Highly Articulated and Modular Action Figure

This project was one of the projects that I signed up for the class for. Most of the design came from my own ideas that I’ve had for a long time and my biggest road block was actually getting the shoulder articulated in the way that I wanted and getting some of the armor to snap on properly was a challenge too. In the end all of it worked out after many tries and I ended up with one of my favorite things I have ever designed.

This project was a massive undertaking but was so enjoyable to me that I went so overboard with it. In total there are 26 points of articulation and 20 pieces of armor with every piece of armor snapping together around the skeleton. the Body armor, feet, and head were all printed using two colors to add extra details like the green eyes. The armor was made in the sculpting environment and if I would change anything in the future it would be to make the armor more square and boxy so that I could have a solid face on the bed to avoid the nasty looking surfaces of the armor.



The elbow and knee joints are both the same spanner joint and can be found here: http://3dprinting.illustratingmath.com/2018/10/29/hing-joint/, the only thing added to the arms and legs is the pivot joint in the shoulder and a peg on the lower arm/leg to align the armor and to keep it from moving.



The pivot joint in the shoulder was the biggest wall that I hit in this project and it took me just about 30 tries to get right, and it took a combination of design, material, and print settings.


This sketch was probably the sketch I looked at most during the project and this was the one I finalized and was able to get working. Some of the problems I was having was the diamond that was being rotated was too small compared to the hole and when I tried to make that smaller the entire joint would lock up. What kept happening was the clearance around the shaft was getting smaller too and it caused everything to fuse, so by making the shaft large but the clearance between the diamond and it’s cut out smaller along with printing at a 0.06mm layer height I was able to print it successfully and repeatedly.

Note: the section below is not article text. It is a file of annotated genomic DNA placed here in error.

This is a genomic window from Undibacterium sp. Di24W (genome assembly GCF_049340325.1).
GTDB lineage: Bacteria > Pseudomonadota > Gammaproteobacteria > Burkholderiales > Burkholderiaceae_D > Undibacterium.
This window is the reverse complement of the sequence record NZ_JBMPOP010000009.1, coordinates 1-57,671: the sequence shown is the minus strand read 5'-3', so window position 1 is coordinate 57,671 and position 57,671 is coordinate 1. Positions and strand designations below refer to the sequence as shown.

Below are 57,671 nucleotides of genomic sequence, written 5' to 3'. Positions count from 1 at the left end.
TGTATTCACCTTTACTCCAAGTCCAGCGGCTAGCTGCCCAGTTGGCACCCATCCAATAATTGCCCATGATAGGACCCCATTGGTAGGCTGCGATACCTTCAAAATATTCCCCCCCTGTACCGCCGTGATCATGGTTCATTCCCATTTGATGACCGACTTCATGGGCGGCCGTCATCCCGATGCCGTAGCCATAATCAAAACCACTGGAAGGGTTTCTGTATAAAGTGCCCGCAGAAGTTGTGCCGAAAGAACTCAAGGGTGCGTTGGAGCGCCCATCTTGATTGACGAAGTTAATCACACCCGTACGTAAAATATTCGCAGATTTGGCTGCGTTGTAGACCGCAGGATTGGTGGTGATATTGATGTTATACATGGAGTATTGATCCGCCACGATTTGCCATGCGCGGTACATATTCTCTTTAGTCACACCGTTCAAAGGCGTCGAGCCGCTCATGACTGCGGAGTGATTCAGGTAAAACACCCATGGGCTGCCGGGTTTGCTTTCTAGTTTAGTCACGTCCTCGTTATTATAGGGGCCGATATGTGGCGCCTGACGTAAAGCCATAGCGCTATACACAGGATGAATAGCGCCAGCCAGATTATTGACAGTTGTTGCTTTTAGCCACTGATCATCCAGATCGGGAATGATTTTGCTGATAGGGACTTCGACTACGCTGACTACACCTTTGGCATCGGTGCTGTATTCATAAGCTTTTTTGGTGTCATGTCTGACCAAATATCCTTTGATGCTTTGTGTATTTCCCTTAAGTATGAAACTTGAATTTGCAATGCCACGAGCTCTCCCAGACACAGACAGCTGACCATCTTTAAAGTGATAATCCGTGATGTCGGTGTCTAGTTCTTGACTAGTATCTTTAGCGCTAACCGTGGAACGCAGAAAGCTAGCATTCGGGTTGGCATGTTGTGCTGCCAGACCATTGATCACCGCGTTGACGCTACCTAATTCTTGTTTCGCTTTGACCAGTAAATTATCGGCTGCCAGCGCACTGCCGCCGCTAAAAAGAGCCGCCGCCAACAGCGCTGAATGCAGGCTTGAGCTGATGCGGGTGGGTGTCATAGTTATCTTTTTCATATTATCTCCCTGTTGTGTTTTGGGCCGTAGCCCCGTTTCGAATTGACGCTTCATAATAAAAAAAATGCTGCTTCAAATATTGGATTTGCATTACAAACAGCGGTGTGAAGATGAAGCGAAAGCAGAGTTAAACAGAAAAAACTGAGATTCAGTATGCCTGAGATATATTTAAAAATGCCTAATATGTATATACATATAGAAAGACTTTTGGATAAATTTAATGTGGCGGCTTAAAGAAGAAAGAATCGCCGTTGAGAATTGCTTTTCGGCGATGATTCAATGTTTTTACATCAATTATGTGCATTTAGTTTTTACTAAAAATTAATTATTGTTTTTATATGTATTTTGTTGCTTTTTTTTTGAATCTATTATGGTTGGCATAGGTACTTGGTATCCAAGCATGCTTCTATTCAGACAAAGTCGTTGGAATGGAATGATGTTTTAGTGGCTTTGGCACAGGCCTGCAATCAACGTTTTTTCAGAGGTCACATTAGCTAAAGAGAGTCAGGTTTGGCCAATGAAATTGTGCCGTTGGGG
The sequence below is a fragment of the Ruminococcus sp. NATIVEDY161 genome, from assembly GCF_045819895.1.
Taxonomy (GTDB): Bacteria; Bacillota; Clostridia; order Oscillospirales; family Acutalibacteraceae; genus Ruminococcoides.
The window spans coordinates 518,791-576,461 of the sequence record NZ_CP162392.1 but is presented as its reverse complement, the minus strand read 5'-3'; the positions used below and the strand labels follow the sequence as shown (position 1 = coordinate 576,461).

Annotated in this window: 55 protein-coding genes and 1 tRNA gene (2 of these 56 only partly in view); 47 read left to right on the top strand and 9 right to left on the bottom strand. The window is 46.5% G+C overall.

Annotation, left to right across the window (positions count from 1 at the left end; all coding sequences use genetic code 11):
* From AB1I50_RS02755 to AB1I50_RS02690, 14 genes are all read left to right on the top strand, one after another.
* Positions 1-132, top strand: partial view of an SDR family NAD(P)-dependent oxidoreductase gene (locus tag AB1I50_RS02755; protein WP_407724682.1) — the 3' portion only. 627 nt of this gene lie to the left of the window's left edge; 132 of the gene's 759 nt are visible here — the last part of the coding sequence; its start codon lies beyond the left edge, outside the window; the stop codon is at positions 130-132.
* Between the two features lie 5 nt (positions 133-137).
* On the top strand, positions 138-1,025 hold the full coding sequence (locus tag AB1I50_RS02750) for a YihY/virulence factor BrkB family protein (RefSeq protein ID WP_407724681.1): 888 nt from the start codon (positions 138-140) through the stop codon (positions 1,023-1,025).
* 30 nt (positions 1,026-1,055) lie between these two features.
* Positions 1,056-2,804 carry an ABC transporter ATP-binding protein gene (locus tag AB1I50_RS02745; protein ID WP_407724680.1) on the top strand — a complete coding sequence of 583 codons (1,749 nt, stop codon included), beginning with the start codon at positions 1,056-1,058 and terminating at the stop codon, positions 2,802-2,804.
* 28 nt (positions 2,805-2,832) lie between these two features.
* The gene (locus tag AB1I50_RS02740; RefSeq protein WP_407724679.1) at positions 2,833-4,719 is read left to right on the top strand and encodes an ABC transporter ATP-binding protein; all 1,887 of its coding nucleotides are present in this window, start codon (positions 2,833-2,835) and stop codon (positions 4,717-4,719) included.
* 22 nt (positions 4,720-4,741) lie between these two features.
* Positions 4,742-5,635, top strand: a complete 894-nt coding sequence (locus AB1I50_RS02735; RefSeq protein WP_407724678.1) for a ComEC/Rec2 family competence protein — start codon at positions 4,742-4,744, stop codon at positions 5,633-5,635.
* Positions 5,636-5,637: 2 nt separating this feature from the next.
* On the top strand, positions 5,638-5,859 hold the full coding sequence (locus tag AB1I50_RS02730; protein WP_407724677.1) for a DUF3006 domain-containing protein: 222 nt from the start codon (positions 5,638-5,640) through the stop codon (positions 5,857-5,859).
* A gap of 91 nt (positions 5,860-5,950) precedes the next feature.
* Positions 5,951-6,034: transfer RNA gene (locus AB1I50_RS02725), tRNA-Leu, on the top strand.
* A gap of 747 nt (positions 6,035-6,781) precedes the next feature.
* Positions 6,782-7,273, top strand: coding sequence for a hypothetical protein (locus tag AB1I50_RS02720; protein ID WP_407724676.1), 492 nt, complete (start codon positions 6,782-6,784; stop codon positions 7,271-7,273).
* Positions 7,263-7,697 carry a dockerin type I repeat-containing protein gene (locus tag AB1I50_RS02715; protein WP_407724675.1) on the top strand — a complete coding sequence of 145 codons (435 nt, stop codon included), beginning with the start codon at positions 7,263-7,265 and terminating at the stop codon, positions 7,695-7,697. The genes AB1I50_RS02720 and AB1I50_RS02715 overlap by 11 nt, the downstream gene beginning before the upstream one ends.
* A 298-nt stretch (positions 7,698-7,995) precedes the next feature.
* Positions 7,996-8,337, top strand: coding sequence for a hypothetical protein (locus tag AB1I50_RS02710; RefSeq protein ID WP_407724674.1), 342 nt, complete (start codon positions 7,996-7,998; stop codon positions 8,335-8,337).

The waist sketch is different but functions the same, this one worked first try oddly enough and only needed some slight tweaking to make it tighter when I shifted to a finer material.



This is section view of the upper half and how the joints are seated


This is the over all figure in fusion, most of the pieces where fairly basic with just the armor looking more complicated because of the nature of the sculpting tool but as you can see,

the skeleton is just a basic stick figure.


The basis for the skeleton was this sketch and everything else was modeled around that using the skeleton sketch to cut into the armor to make clearance.




After I got the sketch how I wanted it with all the proportions looking nice I started extruding them to fill them out in the same way the arm was done in the hinge joint documentation.




The ball joints were fairly hard to keep track of when making them because of ho many circles, lines, and dimensions I had in them, it was like looking into a bowl of spaghetti but once they were revolved it made much more sense. The flutes were added by creating a construction plane on the circle of the socket at the center point with the outer rim as the reference.




This is how I made the clearance for the armor, the process was the same for each piece. I took the skeleton’s sketch and offset it by 0.25mm and then cut that symmetrically on both sides of the skeleton targeting only the armor and ignoring the skeleton itself.




Finally the head, originally it was just going to be one piece but I decided to give it a little detail and decided to make some eyes for it so that they were more pronounced. It took me a little bit to figure out how to do this because the surface that made up the eyes initially was not flat.


To actually make the eyes I just made another body in the sketch environment  and just pulled it forward enough to be poking out of the socket, after it was mirrored into the other socket. The head itself started as a symmetrical quad-ball and I slowly shaped it to a vague head shape, after that I clicked on the center most faces on the side and alt-dragged them out slightly and then grabbed the corner and pulled it back and up to make the fins on the side of the head. After that creased the lines one face from the center line to create that flat crest, then it was expanded to make it more prominent. the face mask was made by creasing some of lines on the face and then pulling the newly created flat piece forward.



The armor can be any shape you like as long as the internals line up, to allow them to snap in any 2 parallel boxes are needed to be made and these will become the male and female portions of the snaps. the male portions need to be about 0.25mm smaller than the female slots and the male has to have something to catch in the female slot.




This project took an extremely long time to create and the STLs can be found here:

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